Showing posts from March, 2014

Interesting Fact - A Living Wage

According to a report “Tailored Wages”, British high-street clothing labels Debenhams, Matalan and The North Face are among the worst high-street clothing shops at paying a fair wage to those who make their products.

(The analysis of 40 top European clothing brands showed that many major chains are still doing very little to make sure that workers abroad, who produce their goods, are paid a living wage.

The global fashion industry, worth more than £28bn across Europe alone, pays its workers so badly that many cannot afford to live with dignity; earning no more than £5 a day.
The Rana Plaza factory in Dhaka, Bangladesh, collapsed on April 24, killing more than 1,100 people.)


28th March - Homosexual couples will be allowed to marry in England and Wales since the legalisation of same-sex marriage.

Since 2005, homosexual couples have been permitted to enter into "civil partnerships", from today they will be able to use something a bit more romantic - "marriage".

Interesting Place - Wigan

According to historian Dr Graham Robb, King Arthur’s Camelot was not in Glastonbury, nor in Tintagel, not in France, but in Wigan.

(To be accurate, it was located in a cul-de-sac, at the end of Brookfield Road in Standish, and nearby you will find the lake where Excalibur was believed to have been thrown upon King Arthur’s death; Martin Mere, the largest freshwater lake in England.

During research for a book, Dr Robb found geographical evidence of two ancient routes, which would have made this location a prominent one in medieval Britain.

Dr Robb did add his assertions were not to be taken literally, but I like the idea, so I'm now going to tell everyone that Camelot is in Wigan.)

I will re-record the song from Camelot:-

It's true! It's true! The crown has made it clear.
The climate must be perfect all the year.

A law was made a distant moon ago here:
July and August cannot be too hot.
And there's a legal limit to the snow here
In Wigan.
The winter is forbidden …


March 28th - National Weed Appreciation Day.

Not "that" kind of weed, proper weeds. So let's hear it for the Dandelion, Thistle, Couch grass, Buttercup
Nettle, Clover, Chickweed and Daisy.

Interesting Fact - Light

According to a freedom of information request, the Metropolitan Police in London spend up to £100 every time a light-bulb needs changing.

(A maintenance firm is paid this amount if a light-bulb "urgently" needs replacing. In "non-urgent" cases it costs a mere £26.

I think I have found my new calling. I've always wanted to bring more light into the world.)

Interesting Food - Bread

Supermarket store Asda charged a customer £450 for a loaf of bread.

(The receipt, which contained their motto 'Saving you money every day', showed that the loaf of Roberts multigrain bread, advertised for 69p, had set him back £450.

How could this have happened? The customer used their self-service checkout. Now I know why I don't trust them.)

Interesting People - Susan Bennett

You've probably never heard of Susan Bennett, but if you own one of the latest Apple phones you will have talked to her. She is the voice behind Siri, Apple's built-in speech-recognition "personal assistant".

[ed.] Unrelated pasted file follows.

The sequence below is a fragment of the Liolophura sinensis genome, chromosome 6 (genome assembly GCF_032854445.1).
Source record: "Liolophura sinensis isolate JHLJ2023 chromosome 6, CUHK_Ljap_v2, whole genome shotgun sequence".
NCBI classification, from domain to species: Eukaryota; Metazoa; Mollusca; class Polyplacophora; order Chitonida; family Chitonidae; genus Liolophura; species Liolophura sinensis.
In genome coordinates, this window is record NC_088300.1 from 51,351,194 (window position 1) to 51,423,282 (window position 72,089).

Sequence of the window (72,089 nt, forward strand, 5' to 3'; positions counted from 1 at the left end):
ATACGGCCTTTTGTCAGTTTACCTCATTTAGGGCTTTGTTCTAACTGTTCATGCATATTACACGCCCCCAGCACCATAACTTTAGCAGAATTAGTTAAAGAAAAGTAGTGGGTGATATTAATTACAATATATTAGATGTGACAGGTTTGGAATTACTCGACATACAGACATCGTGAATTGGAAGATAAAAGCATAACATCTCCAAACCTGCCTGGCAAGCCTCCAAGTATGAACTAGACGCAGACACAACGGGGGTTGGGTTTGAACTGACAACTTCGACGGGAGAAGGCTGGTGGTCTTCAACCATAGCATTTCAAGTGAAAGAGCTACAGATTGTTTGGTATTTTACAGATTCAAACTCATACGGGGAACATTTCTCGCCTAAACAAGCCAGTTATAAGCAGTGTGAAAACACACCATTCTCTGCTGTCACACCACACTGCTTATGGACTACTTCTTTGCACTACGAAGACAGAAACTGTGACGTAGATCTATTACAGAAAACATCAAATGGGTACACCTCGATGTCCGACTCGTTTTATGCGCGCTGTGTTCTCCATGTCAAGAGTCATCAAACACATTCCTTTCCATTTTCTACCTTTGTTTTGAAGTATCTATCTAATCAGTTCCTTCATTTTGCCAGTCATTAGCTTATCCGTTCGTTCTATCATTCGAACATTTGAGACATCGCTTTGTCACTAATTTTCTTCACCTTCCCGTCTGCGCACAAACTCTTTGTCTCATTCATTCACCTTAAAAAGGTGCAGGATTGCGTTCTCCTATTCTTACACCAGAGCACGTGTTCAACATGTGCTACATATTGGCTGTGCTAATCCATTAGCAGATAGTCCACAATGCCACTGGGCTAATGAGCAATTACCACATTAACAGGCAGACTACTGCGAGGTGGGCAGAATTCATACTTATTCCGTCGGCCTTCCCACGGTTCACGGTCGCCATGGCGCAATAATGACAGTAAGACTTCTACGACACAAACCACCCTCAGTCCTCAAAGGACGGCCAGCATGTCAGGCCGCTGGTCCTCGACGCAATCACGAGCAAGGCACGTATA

(You can listen to the real Siri here:-

Interesting Fact - Money

British broadcaster Channel 4 have allegedly paid Holocaust denier David Irving thousands of pounds for a lock of Adolf Hitler’s hair.

(The bosses of Channel 4 paid for the snipping so they can have DNA tests carried out on it for a new show - Dead Famous DNA. The hair was supposedly collected by Hitler’s barber using sticky tape on the sole of his shoe.

I've heard of diamonds on the sole of your shoes, but never sellotape.)

Interesting Fact - Annoying Sounds

According to Amplifon, a specialist hearing aid retailer in the UK, people eating crisps create the most annoying sound at work.

(The top ten sounds that drive office staff round the bend were:-
Eating crispsSlurping tea and coffeeAnnoying mobile ring tonesThe boss's voicePeople collecting lottery moneyHum of the air conditioningPersonal phone callsIT jargonHold music on the telephoneKeyboard tapping They missed the sound of colleagues snoring. 
Are there any noises that annoy you at work?)

Interesting Fact - Makeup

A study carried out by Fragrance Direct showed that nearly half of young girls in the UK start wearing make-up between the ages of 10 and 15.

(Girls start feeling the pressure to start wearing make-up at the age of 10, and the average age at which girls start wearing make-up is 11 (3 years younger than a decade ago).

With the pressure to look perfect, especially for that "selfie", make-up is increasingly being marketed to preteens: One Direction launched their own make-up line ‘Little Things' in 2013, despite their hit single, What Makes You Beautiful, saying girls 'don't need make-up!'

Well there is a saying in English, "little things please little minds".)
!Note - make-up or makeup, it's a word in transition.

Interesting Fact - Relationships

According to research carried out by four Harvard-trained mathematicians for the OKCupid website, the following three questions will tell you if your relationship is likely to last...
"Do you like horror movies?""Have you ever traveled around another country alone?""Wouldn't it be fun to chuck it all and go live on a boat?" (If you find someone that answers all three the same way you do, negatively, or positively; the two of you are made for each other.